The Cardinals continue to crank out quality starts at a franchise-record pace. Though he unfairly took the loss in Tuesday’s 2-1 close call at Wrigley Field, Lance Lynn allowed two earned runs in seven innings to turn in the rotation’s 24th quality start of the young season.

The Cardinals have received a quality start in 75 percent of their games. Since the pitching mound was lowered in 1969, no STL rotation has produced such a high rate of quality starts.

Atop the full-season leaderboard: the ‘69 Cardinals with 116 QS in 162 games, a rate of 71.6 percent. The second-best percentage (61.1 %) occurred last season, with the 2012 rotation putting up 99 quality starts in 162 games.

Can the Cardinals maintain this pace?

It’s doubtful, and a real longshot ... but not impossible.

Here’s why:

1. Offense is down again in 2013, with pitchers continuing to assert a stronger control over the game. I did some research late Tuesday night and discovered a few nuggets:

In the 45 seasons covering the lower-mound era 1969-2013, the current MLB onbase percentage of .319 ranks 41st. Hitters are striking out once every 4.97 plate appearance, which is the highest (or worst) K rate over the 45-season period.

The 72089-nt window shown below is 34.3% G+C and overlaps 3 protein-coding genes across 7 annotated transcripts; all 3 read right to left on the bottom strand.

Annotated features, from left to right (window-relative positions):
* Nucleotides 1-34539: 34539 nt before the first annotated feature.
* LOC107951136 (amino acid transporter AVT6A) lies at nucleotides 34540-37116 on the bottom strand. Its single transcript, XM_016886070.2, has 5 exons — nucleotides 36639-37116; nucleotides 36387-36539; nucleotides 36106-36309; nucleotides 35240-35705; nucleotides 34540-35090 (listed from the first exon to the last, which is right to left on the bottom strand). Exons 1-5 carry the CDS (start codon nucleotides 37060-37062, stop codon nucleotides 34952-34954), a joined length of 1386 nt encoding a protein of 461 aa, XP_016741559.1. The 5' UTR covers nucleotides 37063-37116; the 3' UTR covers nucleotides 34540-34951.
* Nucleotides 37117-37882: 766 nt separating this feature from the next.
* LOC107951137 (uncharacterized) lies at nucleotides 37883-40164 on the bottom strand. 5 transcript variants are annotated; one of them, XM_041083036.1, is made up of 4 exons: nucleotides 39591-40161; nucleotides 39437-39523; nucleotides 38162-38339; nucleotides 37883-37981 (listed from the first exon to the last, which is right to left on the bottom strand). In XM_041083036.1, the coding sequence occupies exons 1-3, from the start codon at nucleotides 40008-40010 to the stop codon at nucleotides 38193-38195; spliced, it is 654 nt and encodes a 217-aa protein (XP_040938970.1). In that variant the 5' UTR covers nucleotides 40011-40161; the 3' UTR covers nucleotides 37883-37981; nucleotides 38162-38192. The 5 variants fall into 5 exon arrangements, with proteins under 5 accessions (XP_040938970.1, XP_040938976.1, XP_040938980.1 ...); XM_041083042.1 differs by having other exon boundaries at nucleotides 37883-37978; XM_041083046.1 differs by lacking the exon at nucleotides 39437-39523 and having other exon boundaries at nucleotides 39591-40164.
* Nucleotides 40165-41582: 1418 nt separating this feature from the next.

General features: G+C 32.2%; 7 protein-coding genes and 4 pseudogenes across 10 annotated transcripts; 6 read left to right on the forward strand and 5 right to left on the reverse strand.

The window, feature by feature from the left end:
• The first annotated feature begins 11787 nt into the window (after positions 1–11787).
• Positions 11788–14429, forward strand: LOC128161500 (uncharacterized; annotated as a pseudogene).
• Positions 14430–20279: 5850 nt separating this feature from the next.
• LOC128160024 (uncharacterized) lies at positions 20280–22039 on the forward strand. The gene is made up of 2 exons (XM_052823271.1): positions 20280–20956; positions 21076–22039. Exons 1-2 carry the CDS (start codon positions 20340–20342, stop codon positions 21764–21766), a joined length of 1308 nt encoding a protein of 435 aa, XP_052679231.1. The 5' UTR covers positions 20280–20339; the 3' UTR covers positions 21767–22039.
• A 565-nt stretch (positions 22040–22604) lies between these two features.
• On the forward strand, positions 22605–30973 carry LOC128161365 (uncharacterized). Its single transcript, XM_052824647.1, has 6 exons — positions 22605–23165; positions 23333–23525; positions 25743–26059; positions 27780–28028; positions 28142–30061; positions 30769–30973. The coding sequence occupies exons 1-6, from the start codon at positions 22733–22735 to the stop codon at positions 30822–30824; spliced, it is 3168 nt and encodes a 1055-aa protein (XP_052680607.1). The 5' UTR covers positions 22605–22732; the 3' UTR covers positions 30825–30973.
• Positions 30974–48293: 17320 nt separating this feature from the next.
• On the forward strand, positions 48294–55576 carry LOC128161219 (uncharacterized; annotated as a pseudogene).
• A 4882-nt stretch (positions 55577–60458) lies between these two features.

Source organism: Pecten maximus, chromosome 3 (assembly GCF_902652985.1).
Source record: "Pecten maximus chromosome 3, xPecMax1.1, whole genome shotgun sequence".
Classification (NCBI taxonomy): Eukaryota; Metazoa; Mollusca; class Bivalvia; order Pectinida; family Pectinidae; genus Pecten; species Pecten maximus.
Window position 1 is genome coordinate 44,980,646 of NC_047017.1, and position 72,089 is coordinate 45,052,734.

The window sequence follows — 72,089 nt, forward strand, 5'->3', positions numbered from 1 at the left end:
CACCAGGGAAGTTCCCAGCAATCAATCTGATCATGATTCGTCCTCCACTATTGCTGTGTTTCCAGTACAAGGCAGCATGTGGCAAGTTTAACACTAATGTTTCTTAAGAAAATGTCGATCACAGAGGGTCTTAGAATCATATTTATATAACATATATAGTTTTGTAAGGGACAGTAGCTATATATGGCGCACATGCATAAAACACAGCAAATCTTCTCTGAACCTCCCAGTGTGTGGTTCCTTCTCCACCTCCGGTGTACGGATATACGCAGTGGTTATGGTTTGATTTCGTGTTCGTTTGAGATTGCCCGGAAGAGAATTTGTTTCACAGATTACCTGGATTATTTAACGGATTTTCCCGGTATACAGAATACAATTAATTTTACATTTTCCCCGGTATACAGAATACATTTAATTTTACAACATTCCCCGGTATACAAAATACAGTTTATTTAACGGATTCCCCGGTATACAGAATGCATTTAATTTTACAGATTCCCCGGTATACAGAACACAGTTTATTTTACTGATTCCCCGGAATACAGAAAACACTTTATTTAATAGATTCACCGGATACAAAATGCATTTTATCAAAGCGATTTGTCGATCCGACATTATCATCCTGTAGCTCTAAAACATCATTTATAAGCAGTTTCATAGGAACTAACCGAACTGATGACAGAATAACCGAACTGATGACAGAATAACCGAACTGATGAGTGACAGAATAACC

Stats crews have been charting swings and misses and the percentage of swings for the last 26 seasons. And so far in 2013, the swing-miss rate of 22.4 percent would be the worst of the 26-year stretch. The percentage of swings that put the ball in play (40.4 percent) would also be the worst rate over the last 26 seasons. It’s early, yes. But the April-May trend continues the pattern of increased pitching dominance over recent seasons.

Free-swinging hitters are walking a lot less and striking out with much greater frequency. When the aggressive hitters make contact, they’re driving the ball; so far we’re seeing the 10th highest home-run rate and the 20th-highest slugging percentage (.417) of the last 45 years. But the hitters simply aren’t getting on base or putting the ball in play the way they used to, and that largely explains why the 30 MLB teams are averaging only 4.29 runs per game. That 4.29 average would rank 29th in the accounting of the last 45 seasons.

The decrease in OBP and the dramatic increase in strikeouts is reinforcing the pitchers’ ability to prevent runs. And in this context — with offense down — the 2013 Cardinals’ rotation has a better opportunity to craft a low ERA and a higher volume of quality starts. The rotation’s MLB-best ERA of 2.21 will certainly rise — but it has a chance to remain lower than we’d anticipate given the industry-wide drop in run production.